I don’t spend as much time on social media as maybe I should. But by the time I make the beds, empty the litterboxes, write postcards for candidates, take a long walk, and cook some veg, well, there’s not as much time left as I’d like. But apparently Pagan social media is full of people lecturing each other about “closed practices,” and when it’s OK to say “spirit animal,” and who is and who is not appropriately discussing gender.
So at the risk of making everyone angry, I’l say this. Humans share practices — and those that they don’t share get stolen. Painting animals and outlining hands in ocher on cave walls. Melting bronze and casting it into shapes. Agriculture. Keeping bees. Cooking food in fat. Weaving. Making baskets. Raising pigs. Cracking shells and pulling out the soft animals inside. Making a tea of willow bark to ease pain. Using an arch to make an entrance. Writing. Using plant substances to induce ecstasy.
More than almost anything else, humans are the kind of animal that copies. That shares. That mimics. That borrows and adapts. And, so, in cultures from Japan, to Egypt, to Greece, we have a myth about an old woman who pulls up her skirts and does a dance to make people laugh. We have some version of a pancake, or tortilla, or pita, or crepe in every culture — a good way to eat yummy food folded inside a piece of carbohydrate. We sing songs at religious rituals, we burn incense and candles, we perform ritual dances.
But lately social media is full of Pagans lecturing other Pagans on what they MUST NOT do. So we have children who never met a Romany lecturing everyone else about how reading tarot is a “closed practice” that no one but native 100 % Romany may ever practice. A lovely young woman I know recently took to social media to lecture people about the use of the term “spirit animal.” People who misuse the term must, she said, “go sit under a tree until you get your shit under control.” Apparently someone misunderstood the difference between a spirit animal and a familiar. There are a whole lot of other ” closed practices,” too. Everything from making herb tea from local plants, to yoga, to various forms of meditation are open to have any random person on social media declaring them to be “closed,” and then, even if you’ve practiced them successfully for decades, well, tough.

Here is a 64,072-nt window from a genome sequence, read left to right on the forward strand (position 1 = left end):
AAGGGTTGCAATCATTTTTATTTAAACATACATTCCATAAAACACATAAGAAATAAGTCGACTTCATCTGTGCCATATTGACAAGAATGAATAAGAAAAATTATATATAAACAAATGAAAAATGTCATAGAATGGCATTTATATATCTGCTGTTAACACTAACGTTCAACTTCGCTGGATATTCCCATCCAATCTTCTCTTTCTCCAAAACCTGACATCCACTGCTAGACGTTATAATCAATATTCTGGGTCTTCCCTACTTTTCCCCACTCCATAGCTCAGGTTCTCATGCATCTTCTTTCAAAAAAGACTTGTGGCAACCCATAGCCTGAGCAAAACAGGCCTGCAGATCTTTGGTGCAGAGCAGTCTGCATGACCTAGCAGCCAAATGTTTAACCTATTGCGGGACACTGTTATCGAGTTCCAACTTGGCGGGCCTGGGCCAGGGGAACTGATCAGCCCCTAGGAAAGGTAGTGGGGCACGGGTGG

Byron Ballard has shared two bits of wisdom that I think may be relevant. The first is the concept of “social strip mining.” Corporations came into Appalachia and strip mined the resources out of this area and left the residents poorer than they were before. That’s bad. That’s not the same as learning how to smelt bronze and going back to your continent and making bronze instruments. That’s not the same as being in Georgia, learning how to grow and ferment grapes, and going home to Rome and making wine. ‘That’s ripping off the local people and leaving them worse off then before. So, don’t do that. Don’t strip mine other cultures of their resources and leave them worse off. But that’s different from learning from and adapting various practices.
Byron’s other bit of wisdom is what I call the Ballard Query. Byron asks: “[A]in’t you people got no gods to worship? No holy days to celebrate? No Ancestors to deal with, er I mean venerate? In short — don’t you people have some sacred work to do? Justice work? Environmental work? Community weaving?” Honest to Goddess, if you have enough time to lecture people you don’t know on social media about the difference (I think there is one) between spirit animals and familiars, maybe you have time to go bless the boundaries of your local elementary school, to cook food for your local soup kitchen, to call your Senators about voting rights.
Baby, ain’t nobody made you the grand arbitrator of Pagan practices. Go tend your own altar.
Picture found here.